Last week I was at the University of Fribourg in Switzerland, meeting with Prof. Guido Vergauwen, Prof. Barbara Hallensleben, and Dr. Walter Dürr (who directs the Studienzentrum für Glaube und Gesellschaft [The Study Center for Faith & Society]). The topic of our conversation: “Life worth living” and the state of university education.
The conversation was at once familiar and yet quite distinct.
We met with a group of about 20 theology students who had read Miroslav Volf’s essay, “Life Worth Living: The Christian Faith and the Crisis of the Humanities” and we asked them whether the essay accurately described their experience. Was their education indeed, failing to connect with the big questions of their lives?
The answers were familiar. Students pointed to the problem of specialization of faculty research that makes it impossible to ask or answer the big questions. Often, they said, what they received from class was more deconstruction than reconstruction; disintegrating critique, they pointed out, is so much easier than positive integration. This means that the work of faculty—even of theology faculty—can tend to do more brush-clearing than construction. The resulting vacuum of meaning when it comes to the big questions of life is all too easily filled by the instrumental logic of the market that says that what life is for—and therefore what education is for—is wealth production.
Prof. Vergauwen, the Domincan former director of the University, insisted that what was needed was a return to the German ideal of Bildung. I’ll quickly gloss that term as “education,” but Vergauwen insisted that there is no English word for this rich concept. Bildung, he said, captures so much more than information transfer—and certainly much more than mere vocational training (or Ausbildung). Rather, Bildung is about the formation of the whole person. This, he said, is the type of “education” that can really address the big questions of life and muster enough force to hold back the invading market logic that otherwise threatens to cut the conversation short.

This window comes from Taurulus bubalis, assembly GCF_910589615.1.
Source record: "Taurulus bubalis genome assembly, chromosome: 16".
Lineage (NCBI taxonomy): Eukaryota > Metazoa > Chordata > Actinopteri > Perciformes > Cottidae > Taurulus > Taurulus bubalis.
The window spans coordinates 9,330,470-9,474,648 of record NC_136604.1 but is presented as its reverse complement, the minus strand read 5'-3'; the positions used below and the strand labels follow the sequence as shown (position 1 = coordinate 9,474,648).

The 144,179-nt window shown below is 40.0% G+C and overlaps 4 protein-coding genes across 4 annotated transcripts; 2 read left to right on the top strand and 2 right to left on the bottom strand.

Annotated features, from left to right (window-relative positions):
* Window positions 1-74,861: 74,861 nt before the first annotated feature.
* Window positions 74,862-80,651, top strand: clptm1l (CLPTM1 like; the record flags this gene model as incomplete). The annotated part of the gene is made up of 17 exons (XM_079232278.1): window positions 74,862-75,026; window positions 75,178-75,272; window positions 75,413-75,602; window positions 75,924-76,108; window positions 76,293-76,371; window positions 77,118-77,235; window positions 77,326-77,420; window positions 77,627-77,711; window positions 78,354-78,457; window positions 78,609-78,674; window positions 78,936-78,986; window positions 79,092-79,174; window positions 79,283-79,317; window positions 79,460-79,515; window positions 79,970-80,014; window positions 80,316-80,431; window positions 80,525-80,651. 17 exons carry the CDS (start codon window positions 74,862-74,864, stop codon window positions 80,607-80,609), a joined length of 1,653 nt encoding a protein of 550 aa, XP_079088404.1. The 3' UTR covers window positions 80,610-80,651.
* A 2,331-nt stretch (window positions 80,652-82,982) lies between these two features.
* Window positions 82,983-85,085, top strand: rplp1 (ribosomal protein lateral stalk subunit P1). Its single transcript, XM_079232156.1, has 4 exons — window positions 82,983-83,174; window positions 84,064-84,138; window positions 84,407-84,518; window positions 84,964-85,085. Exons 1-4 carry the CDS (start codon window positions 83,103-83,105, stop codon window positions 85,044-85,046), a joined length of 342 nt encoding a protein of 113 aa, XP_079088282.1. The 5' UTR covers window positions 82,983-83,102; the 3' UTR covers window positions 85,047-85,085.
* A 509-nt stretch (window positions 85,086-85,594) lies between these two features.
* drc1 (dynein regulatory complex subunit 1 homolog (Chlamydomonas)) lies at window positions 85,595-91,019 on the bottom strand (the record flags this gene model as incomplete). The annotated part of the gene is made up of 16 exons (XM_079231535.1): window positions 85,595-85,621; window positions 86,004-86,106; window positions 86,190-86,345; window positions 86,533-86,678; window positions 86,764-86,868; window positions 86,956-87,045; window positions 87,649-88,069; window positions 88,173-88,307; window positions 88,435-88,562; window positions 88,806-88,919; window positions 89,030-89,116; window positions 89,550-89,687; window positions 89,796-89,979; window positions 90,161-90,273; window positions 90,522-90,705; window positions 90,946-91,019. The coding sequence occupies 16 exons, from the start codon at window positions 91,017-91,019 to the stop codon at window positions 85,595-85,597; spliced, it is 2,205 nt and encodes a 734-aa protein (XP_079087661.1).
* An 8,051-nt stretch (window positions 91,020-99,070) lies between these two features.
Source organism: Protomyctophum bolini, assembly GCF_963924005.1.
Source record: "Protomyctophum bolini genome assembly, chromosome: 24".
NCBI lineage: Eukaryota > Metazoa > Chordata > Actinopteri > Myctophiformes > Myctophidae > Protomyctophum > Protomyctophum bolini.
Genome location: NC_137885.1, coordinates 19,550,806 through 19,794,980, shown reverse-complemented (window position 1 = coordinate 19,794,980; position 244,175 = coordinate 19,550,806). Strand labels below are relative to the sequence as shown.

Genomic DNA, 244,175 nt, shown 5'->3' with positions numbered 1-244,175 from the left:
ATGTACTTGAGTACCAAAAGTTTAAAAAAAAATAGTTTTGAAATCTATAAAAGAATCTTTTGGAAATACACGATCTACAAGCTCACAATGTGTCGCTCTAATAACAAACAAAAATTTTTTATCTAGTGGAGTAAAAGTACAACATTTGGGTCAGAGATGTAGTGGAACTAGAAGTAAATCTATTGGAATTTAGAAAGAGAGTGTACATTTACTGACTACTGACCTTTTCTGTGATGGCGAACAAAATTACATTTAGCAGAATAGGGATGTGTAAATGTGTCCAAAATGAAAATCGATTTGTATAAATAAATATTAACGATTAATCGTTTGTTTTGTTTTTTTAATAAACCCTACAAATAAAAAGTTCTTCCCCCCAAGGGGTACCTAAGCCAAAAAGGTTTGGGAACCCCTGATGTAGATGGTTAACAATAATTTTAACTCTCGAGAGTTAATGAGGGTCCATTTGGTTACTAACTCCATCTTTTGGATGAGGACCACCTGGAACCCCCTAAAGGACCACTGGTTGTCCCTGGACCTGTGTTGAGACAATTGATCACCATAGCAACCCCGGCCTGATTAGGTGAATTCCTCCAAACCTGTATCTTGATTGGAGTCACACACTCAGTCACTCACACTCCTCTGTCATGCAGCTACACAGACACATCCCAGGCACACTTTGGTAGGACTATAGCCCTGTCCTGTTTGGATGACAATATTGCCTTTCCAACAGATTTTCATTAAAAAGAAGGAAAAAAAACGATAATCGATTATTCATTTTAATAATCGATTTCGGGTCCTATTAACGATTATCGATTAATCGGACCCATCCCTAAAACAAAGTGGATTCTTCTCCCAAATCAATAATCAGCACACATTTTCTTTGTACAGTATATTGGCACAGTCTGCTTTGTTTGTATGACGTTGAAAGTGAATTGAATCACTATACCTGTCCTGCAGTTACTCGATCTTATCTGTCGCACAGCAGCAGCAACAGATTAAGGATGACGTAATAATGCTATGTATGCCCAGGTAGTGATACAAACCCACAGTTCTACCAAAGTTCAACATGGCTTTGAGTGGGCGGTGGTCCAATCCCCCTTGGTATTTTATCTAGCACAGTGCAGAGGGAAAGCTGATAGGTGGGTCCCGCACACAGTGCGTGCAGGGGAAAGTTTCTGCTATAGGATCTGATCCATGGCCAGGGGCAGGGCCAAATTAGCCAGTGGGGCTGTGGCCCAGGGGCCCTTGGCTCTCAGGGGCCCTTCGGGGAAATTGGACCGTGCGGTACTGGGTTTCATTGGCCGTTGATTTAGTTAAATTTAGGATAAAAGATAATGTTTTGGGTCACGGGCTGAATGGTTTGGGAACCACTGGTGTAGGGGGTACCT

As we unpacked this concept of Bildung, it became clear that one thing this sort of education requires is a particular sort of freedom—not merely an “intellectual freedom,” but also leisure, a freedom from the incessant demands of the market’s instrumental logic. In the face of regular demands to be productive, to give account of the utility of one’s work and studies, Prof. Vergauwen insisted that students “Dare to be useless in what you do.” This, he said, was fundamental to creating the possibility of Bildung. The admonition was striking: “dare to be useless.”
And yet the basic impulse is quite familiar. Andrew Delbanco, in his book College: What it Was, Is, and Should Be, says something at least as daring. College, Delbanco argues, should be a place that makes possible and in fact celebrates loafing. Delbanco cites Walt Whitman to make his case: “I loaf and invite my soul,” says Whitman in Song of Myself, “I lean and loaf at my ease observing a spear of summer grass.” Loafing extends a particular invitation to the soul—an invitation that perhaps cannot be extended otherwise.
Both Vergauwen and Delbanco ultimately connect “uselessness” and “loafing” respectively to what Cardinal Newman, standing in a rich Catholic tradition, calls “contemplation.” Certainly this is a value we can get behind. But Vergauwen and Delbanco rightly insist that, whereas perhaps once upon a time one could simply celebrate and encourage contemplation, these days one has first to fight back the utility talk that would choke it before it took its first breath. To make room for contemplation, the vita contemplativa, we must first answer the market’s inevitable critique thereof: contemplation is useless; it amounts merely to loafing. So we ought to do what any marginalized group does in answering the dominant voice of the day: let’s champion the critique, celebrate the insult. Let us stand and speak in praise of loafing.
Matt Croasmun is the Director of Research and Publication at the Yale Center for Faith & Culture and Lecturer of Theology and Humanities at Yale University.
Lead image: Girl in the Hammock, Winslow Homer, 1873